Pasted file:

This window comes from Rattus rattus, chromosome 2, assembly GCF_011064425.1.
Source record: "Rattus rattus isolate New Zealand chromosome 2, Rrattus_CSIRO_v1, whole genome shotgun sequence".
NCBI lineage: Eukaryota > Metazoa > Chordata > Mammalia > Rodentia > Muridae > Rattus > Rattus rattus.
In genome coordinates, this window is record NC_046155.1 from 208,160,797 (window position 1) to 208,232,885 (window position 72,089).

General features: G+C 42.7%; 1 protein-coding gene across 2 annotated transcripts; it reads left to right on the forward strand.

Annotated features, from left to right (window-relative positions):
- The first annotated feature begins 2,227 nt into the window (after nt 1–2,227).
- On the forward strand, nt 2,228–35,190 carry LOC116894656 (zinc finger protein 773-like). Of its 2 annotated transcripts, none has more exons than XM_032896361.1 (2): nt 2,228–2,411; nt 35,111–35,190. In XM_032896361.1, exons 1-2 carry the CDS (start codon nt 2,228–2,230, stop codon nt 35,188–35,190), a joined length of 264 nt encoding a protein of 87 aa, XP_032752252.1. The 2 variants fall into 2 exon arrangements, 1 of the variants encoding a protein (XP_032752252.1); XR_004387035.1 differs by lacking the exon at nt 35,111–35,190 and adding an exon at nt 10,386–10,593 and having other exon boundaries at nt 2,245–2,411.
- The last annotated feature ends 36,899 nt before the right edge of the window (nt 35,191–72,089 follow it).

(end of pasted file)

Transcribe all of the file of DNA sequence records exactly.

This window comes from Rattus rattus, chromosome 2, assembly GCF_011064425.1.
Source record: "Rattus rattus isolate New Zealand chromosome 2, Rrattus_CSIRO_v1, whole genome shotgun sequence".
NCBI lineage: Eukaryota > Metazoa > Chordata > Mammalia > Rodentia > Muridae > Rattus > Rattus rattus.
In genome coordinates, this window is record NC_046155.1 from 208,160,797 (window position 1) to 208,232,885 (window position 72,089).

General features: G+C 42.7%; 1 protein-coding gene across 2 annotated transcripts; it reads left to right on the forward strand.

Annotated features, from left to right (window-relative positions):
- The first annotated feature begins 2,227 nt into the window (after nt 1–2,227).
- On the forward strand, nt 2,228–35,190 carry LOC116894656 (zinc finger protein 773-like). Of its 2 annotated transcripts, none has more exons than XM_032896361.1 (2): nt 2,228–2,411; nt 35,111–35,190. In XM_032896361.1, exons 1-2 carry the CDS (start codon nt 2,228–2,230, stop codon nt 35,188–35,190), a joined length of 264 nt encoding a protein of 87 aa, XP_032752252.1. The 2 variants fall into 2 exon arrangements, 1 of the variants encoding a protein (XP_032752252.1); XR_004387035.1 differs by lacking the exon at nt 35,111–35,190 and adding an exon at nt 10,386–10,593 and having other exon boundaries at nt 2,245–2,411.
- The last annotated feature ends 36,899 nt before the right edge of the window (nt 35,191–72,089 follow it).